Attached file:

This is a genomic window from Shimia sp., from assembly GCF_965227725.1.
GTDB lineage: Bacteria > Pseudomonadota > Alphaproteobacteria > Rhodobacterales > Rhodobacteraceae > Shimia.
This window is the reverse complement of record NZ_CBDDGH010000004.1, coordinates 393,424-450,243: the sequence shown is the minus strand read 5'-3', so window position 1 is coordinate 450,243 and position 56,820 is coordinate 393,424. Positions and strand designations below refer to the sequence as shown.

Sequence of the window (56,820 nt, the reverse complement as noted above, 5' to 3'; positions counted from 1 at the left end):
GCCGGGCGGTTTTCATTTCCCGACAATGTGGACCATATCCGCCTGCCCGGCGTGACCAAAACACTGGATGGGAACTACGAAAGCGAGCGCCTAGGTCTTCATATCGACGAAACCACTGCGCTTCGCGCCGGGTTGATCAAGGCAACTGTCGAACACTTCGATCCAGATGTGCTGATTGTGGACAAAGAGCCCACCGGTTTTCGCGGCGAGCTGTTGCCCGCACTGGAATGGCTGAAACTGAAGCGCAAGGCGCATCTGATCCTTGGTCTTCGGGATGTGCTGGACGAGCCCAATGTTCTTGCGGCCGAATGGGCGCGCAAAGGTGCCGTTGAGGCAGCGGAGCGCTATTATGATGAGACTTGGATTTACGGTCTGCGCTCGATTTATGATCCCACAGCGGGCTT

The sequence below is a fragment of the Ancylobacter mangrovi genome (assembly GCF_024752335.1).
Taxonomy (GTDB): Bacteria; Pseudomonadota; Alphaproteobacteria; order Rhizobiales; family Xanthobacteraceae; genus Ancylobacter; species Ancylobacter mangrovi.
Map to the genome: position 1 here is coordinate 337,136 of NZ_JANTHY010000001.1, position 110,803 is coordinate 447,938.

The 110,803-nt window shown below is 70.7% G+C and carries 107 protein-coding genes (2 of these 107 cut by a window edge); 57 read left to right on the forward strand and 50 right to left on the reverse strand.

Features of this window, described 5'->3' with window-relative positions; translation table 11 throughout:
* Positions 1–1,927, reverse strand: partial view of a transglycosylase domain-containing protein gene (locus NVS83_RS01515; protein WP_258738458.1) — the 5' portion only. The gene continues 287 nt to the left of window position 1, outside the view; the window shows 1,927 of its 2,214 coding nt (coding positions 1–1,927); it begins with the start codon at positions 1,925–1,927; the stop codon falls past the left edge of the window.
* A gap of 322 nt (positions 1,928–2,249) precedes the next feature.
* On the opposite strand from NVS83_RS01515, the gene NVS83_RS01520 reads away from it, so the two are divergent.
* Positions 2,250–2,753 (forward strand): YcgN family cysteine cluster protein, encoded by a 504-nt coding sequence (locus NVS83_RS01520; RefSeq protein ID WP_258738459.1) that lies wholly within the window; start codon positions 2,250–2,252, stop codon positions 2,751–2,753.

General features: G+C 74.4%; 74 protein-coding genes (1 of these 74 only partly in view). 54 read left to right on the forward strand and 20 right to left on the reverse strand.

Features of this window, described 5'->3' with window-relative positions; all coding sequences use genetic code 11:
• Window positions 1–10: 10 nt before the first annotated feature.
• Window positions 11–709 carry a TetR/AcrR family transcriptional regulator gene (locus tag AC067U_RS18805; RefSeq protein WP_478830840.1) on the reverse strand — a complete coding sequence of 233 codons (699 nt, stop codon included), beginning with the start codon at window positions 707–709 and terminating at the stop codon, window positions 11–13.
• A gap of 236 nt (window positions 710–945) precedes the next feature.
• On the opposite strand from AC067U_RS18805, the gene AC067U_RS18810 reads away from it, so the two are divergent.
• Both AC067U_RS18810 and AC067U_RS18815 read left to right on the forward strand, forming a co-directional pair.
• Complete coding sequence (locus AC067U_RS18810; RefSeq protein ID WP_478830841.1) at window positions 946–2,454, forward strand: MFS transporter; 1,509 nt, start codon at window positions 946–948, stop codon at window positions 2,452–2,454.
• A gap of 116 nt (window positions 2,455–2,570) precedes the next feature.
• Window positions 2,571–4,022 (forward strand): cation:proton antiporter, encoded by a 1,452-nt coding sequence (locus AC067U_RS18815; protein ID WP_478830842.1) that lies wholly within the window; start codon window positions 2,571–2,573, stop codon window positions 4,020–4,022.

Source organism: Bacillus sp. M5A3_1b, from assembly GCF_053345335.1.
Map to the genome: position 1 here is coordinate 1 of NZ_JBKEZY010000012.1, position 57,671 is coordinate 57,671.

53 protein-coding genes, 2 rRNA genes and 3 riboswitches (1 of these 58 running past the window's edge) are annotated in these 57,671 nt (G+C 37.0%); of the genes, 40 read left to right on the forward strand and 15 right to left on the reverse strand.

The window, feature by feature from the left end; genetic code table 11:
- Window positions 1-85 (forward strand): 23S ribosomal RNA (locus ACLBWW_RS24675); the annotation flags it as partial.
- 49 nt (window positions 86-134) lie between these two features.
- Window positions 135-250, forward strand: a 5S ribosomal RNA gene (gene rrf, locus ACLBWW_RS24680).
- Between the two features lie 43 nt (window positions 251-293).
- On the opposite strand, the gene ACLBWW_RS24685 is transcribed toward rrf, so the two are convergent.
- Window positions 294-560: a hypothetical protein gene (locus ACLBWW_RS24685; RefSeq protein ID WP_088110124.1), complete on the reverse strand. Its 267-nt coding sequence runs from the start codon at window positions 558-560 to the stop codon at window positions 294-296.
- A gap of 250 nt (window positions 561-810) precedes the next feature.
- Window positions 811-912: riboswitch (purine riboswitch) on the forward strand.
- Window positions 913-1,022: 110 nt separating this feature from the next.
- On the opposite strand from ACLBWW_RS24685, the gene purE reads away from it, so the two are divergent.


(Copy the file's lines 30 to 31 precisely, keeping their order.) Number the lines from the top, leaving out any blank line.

- 49 nt (window positions 86-134) lie between these two features.
- Window positions 135-250, forward strand: a 5S ribosomal RNA gene (gene rrf, locus ACLBWW_RS24680).